Ah! So it’s not the painful feeling, that’s the problem; it’s the not wanting the painful feeling. Now that’s a very useful insight, isn’t it? That’s a bit deeper. I find that now I can be at peace with painful feeling and I don’t have to move. I don’t get restless and the mind becomes quite calm.
So I’ve seen that the cause of the problem isn’t the painful feeling; it’s the “not wanting” that particular feeling. “Wanting” is quite tricky stuff.
It comes in many forms. But we can always apply this same investigation: What is it I want now? The second Noble Truth - SAMUDAYA - says that the cause of suffering is attachment to wanting. It makes us feel that if we get what we want we’ll be fulfilled. “If I have this” or “If I become that...” or “If I get rid of this and don’t have that...” and that’s SAMSARA rolling on.
Desire and fear, pushing beings into always becoming: always seeking rebirth, leading endlessly bury lives.
But the Buddha says that there is also a way out. There is an end to suffering. The end of suffering we call Nirodha - sensation - or Nibbana.
When I first read about Nibbana, I understood it to mean no greed, no hatred, and no delusion. So I thought if only I can get rid of all greed, hatred and delusion, then that would be Nibbana. It seemed that way. I tried and it didn’t work. I got more confused.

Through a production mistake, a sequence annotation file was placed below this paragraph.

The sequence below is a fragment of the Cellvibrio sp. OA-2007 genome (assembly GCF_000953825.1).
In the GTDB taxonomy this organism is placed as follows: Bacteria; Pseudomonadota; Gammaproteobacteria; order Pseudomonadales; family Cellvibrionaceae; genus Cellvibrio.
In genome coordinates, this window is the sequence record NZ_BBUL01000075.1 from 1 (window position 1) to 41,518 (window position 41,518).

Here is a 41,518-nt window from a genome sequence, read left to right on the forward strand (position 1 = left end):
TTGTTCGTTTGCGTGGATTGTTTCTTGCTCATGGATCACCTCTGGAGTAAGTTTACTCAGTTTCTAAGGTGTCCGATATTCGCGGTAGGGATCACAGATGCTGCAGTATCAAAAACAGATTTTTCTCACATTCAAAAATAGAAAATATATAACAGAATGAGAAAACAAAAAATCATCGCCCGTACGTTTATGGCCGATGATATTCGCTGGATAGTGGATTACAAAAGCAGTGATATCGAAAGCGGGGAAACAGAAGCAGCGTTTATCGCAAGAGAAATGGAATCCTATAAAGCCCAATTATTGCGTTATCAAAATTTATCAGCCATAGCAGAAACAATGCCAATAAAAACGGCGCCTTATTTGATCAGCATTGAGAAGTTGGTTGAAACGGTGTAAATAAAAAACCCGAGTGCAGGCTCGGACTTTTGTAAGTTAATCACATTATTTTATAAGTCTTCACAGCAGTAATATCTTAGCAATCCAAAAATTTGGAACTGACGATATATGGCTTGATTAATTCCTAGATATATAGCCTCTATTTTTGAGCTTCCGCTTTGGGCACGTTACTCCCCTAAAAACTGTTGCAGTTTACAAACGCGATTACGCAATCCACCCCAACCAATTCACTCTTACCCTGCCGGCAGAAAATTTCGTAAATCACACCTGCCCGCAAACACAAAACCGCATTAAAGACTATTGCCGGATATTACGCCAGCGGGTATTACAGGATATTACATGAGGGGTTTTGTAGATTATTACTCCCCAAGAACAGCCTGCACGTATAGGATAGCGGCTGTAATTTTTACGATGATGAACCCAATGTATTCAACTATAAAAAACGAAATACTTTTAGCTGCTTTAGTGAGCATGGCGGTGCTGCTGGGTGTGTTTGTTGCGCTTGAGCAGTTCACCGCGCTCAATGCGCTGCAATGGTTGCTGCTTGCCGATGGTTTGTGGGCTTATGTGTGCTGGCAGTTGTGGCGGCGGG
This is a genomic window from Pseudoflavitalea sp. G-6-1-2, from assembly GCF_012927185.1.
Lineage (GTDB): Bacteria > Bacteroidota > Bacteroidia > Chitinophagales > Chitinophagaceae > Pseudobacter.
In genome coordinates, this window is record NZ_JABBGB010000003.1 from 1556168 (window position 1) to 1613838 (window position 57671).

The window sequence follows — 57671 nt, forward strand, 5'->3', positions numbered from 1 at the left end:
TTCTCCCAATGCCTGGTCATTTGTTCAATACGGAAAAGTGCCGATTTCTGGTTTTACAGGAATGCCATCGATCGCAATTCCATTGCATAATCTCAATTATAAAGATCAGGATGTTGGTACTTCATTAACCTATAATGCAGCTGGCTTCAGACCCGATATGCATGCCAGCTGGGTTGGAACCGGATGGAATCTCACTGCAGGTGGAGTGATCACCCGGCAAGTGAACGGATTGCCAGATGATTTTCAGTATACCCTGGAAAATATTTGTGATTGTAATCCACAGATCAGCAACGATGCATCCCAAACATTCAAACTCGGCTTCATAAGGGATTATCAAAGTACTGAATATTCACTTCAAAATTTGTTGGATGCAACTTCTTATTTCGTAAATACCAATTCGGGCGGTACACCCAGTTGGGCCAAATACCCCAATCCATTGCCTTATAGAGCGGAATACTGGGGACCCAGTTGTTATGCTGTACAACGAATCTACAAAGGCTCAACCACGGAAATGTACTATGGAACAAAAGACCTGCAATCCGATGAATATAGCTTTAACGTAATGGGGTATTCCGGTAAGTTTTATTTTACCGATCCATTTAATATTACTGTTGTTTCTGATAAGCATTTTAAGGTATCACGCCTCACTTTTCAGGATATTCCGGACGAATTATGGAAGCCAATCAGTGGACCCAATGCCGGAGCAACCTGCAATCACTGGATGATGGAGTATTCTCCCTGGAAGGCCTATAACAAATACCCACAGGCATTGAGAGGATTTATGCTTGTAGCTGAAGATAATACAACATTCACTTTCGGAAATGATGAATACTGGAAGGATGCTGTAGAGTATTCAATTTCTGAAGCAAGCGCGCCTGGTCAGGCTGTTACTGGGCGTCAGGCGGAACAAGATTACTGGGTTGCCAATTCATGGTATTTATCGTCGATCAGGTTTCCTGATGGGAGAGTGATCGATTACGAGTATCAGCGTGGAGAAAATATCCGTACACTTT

But as I continued to practise, I found that the cessation of suffering meant the ending of these things in their own time; they have their own energy. I couldn’t say to myself, “OK, tomorrow I’m not going to be greedy or afraid.”
That was a ridiculous idea. What we have to do is, to contain these energies until they die, until they cease. If I felt angry and were to act on it, may be I would kick someone in the shin.
Then they’d kick me back, and we’d have a fight. Or, I’d go back to my hut and meditate, and hate, myself. It goes on and on because I’ve reacted to it. If I’m either following it or trying to get rid of it, then it doesn’t cease. The fire doesn’t die.
The teaching of the Four Noble Truths says then: We have suffering - DUKKHA; there is a cause - SAMUDAYA; there is an end - NIRODHA; and a path to that end - MAGGA. This is such a practical teaching. In any situation of inner conflict we can take responsibility for what we’re feeling.
It is important that we actually apply these teachings. Ajahn Chah used to say, “Sometimes people who are very close to Buddhism are like ants that crawl around the outside of the mango. They never actually taste the juice. “Sometimes we hear the structure of the teachings and think we understand - “Its just a way of observing life,” we say.
But the teachings are not just an intellectual structure. They are saying that experience itself has a structure, which must be understood. So we’re not merely using intelligence to maximize sukha and minimize dukkha. We are using it to free the mind, to go beyond, to realize the unshakeable deliverance of the heart, to realise Nibbana.
We’re using intelligence for freedom not just frivolity; to liberate the mind, not just to be happy. We’re going beyond happiness and unhappiness. We’re not just trying to get another experience; it is a different attitude altogether.
Transcribed from a talk given by Venerable Viradhammo during a ten-day retreat conducted in Bangkok for Thai lay people, in June 1988.